The fast paced electro stutter of the production of this track is really great and gives a sense of the pace of the track right from the beginning. Vocally there is a sense of playfulness and all round fun to the song, whilst an undertone of aggression can be identified. The swooshing production in the pre chorus really gives a simple build to the booming vocal and production frenzy of the chorus. Lyrically it is very pop orientated and feels very similar to other music artists were releasing at the time, very middle ground, but it’s saved by the production and vocal.
Track 5- Stephen
The first less dance floor orientated record on the album, this track offers a bit of diversity and gives a sense of a softer side to the artist. The songs is lyrically intriguing with a strong stalkerish element to it, and having that sense of obsessive crush. The vocals are light, although the use of auto tune is slightly annoying in places. And the production is really nice and simple, with steady, clattering beats and an electro undertone. It’s a nice sweet if creepy track that shows she isn’t all about partying hard.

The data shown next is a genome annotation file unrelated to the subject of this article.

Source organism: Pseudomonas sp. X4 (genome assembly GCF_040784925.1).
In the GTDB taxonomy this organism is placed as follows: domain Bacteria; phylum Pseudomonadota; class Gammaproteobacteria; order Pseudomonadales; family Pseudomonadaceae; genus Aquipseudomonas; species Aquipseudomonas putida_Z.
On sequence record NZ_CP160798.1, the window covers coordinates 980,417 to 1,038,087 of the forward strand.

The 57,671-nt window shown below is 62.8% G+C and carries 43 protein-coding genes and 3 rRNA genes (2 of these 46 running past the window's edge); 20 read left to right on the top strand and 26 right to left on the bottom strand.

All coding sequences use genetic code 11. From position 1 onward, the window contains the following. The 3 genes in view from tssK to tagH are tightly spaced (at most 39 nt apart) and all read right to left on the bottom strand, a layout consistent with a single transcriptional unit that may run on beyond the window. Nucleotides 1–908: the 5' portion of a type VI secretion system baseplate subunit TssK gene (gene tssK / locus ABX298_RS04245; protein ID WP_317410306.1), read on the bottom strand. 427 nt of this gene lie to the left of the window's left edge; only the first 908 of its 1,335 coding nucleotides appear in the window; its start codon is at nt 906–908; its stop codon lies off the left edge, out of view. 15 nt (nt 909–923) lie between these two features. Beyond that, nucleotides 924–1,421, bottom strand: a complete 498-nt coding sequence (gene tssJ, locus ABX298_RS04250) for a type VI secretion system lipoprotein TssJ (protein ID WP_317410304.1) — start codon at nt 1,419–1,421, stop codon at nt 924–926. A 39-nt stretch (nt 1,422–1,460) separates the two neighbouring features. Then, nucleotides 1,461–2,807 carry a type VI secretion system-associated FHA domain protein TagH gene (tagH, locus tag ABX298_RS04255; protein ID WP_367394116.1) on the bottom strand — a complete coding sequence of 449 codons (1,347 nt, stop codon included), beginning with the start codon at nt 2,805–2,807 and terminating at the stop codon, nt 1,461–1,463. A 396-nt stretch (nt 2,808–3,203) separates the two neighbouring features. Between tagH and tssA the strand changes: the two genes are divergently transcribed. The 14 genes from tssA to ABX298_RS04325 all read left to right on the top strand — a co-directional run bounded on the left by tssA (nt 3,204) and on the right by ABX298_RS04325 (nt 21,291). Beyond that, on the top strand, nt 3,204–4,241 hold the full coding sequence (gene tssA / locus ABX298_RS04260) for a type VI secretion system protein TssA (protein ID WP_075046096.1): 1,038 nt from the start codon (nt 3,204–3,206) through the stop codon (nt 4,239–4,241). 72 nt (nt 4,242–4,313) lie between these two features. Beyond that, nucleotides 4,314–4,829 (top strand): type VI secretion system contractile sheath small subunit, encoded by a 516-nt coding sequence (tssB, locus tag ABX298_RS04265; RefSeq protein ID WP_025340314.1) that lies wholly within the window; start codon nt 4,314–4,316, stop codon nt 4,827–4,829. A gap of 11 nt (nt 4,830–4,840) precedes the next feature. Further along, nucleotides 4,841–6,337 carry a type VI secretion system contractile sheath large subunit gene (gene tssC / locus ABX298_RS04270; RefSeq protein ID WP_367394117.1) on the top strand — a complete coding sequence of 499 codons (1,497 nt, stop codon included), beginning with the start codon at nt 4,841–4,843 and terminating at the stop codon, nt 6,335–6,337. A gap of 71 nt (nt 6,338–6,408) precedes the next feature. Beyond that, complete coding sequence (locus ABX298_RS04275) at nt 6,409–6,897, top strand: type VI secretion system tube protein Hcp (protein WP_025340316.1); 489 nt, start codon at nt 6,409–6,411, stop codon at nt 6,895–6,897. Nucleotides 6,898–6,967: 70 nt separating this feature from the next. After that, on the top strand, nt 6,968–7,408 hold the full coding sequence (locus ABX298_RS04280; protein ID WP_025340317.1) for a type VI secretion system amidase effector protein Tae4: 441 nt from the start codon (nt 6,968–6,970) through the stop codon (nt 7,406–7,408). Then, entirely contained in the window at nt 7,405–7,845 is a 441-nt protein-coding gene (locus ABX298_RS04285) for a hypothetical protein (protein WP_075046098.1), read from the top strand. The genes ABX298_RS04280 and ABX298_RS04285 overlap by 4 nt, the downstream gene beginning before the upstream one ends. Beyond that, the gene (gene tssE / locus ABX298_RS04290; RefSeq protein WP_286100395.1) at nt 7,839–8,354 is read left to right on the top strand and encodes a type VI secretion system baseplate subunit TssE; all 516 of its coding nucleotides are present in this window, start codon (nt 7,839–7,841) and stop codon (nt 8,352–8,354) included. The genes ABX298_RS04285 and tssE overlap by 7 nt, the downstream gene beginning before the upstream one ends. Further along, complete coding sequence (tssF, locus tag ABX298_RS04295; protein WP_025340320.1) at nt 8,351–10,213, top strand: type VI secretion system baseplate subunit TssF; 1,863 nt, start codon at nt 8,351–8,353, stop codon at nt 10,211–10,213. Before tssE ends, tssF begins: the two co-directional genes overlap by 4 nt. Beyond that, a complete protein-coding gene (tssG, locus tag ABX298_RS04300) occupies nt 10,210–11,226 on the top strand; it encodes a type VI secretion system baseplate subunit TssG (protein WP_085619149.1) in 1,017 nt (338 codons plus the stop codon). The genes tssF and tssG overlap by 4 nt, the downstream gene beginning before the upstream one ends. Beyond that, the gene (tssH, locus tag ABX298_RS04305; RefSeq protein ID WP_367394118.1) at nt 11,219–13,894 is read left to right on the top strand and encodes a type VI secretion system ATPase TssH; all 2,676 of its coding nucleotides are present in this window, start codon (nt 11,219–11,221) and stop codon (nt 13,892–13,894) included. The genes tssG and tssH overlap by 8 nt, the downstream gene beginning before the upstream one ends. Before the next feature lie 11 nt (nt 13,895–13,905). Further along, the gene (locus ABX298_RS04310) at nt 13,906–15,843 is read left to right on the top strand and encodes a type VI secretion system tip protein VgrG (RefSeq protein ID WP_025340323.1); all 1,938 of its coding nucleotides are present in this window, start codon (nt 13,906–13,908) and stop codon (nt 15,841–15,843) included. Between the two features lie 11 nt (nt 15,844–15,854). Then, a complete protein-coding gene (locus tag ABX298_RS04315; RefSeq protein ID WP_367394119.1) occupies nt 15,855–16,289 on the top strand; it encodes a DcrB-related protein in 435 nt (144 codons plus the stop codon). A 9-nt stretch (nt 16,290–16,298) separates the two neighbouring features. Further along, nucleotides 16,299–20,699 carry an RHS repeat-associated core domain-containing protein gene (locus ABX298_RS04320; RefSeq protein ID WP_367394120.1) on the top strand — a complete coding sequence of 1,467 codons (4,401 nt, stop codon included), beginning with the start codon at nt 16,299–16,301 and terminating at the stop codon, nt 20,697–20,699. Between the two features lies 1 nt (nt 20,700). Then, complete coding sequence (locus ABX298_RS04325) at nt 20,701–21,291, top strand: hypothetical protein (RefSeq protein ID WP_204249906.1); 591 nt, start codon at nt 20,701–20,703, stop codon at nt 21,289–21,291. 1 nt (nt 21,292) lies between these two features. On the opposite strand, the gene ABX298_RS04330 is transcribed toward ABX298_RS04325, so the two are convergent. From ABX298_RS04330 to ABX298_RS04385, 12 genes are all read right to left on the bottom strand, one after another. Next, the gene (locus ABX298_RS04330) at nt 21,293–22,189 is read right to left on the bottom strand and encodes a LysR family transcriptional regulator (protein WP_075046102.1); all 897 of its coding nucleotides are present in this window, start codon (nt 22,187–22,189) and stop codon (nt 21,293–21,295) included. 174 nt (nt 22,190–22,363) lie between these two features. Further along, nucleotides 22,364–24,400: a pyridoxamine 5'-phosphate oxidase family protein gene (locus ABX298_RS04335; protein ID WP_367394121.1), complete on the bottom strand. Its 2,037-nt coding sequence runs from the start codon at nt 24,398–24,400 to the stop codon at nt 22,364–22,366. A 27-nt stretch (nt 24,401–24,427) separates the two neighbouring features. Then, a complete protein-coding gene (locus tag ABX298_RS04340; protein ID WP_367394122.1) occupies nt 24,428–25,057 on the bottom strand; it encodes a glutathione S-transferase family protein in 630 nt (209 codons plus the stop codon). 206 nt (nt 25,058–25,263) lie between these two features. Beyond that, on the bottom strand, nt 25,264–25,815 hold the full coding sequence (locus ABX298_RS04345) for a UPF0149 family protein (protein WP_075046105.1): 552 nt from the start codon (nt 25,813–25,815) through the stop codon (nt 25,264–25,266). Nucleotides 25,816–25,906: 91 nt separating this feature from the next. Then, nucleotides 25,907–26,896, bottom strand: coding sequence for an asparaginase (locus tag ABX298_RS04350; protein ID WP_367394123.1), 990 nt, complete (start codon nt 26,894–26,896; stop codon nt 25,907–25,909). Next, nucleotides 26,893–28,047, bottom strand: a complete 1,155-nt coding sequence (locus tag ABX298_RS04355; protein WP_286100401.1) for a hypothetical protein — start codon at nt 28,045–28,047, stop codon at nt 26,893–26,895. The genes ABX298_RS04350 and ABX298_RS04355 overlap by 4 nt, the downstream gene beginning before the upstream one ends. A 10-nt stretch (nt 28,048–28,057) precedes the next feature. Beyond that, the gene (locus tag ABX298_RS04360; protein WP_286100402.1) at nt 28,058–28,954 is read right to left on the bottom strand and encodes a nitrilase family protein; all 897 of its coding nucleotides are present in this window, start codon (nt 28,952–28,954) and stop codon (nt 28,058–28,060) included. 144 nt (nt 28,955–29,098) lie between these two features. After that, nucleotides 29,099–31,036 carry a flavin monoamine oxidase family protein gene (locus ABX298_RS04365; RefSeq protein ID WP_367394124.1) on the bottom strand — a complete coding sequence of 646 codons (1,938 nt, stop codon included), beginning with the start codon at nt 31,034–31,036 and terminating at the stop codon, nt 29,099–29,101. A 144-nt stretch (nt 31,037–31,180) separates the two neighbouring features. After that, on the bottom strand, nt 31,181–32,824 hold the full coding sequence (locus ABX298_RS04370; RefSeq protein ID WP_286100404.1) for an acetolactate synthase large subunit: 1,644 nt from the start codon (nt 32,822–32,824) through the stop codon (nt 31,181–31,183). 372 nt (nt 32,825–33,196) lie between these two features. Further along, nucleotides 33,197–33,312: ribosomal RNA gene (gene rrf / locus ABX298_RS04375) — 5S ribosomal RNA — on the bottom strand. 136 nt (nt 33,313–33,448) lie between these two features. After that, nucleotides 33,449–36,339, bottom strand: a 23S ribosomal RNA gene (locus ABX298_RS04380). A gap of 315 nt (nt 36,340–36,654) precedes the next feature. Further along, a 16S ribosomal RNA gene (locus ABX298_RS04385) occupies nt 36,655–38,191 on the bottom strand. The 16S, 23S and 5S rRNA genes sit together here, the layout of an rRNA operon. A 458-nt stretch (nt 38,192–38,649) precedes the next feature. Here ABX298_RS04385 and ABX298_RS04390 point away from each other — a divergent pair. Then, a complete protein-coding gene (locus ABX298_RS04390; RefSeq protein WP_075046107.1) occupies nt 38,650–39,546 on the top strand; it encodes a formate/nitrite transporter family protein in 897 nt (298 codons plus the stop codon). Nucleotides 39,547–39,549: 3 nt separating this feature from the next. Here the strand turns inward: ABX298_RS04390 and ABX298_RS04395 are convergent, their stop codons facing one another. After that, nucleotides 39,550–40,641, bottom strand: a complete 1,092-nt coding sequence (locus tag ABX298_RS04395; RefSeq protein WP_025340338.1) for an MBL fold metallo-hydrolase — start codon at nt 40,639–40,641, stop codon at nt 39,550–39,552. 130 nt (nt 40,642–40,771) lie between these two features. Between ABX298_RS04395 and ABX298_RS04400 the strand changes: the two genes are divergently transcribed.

Track 6- Blah Blah Blah (featuring 3OH!3)
The party atmosphere comes back full force on this track. The subtle two beat electro undertone mixed with the handclap beats gives a great dance feel to the track, and vocally Kesha really plays to her strengths as the song features more of a rap singing style than other tracks. The 3OH!3 feature is a little bit of an underwhelming feature as its short but in this sense is simple and doesn’t over power the track. And whilst the lyrics are a bit bland, they are fast paced which gives a fun edge to this song.
Track 7- Hungover
The first down tempo record on the album sees Kesha transfer from party girl mode to thinking about the morning after. Like the other songs on the record it is very simply composed lyrically, but with the retrospective nature of the artist we get a little bit more musical depth in this tune. And whilst the clattering beats are really powerful, producer Lukasz Gottwald also knows how to not overpower the sentiment of the song. Vocally its more powerful than other songs and is great in that auto tune is kept to the bare minimum, although I slightly felt that there was just a little something missing vocally to get that true sense of feeling hungover from love.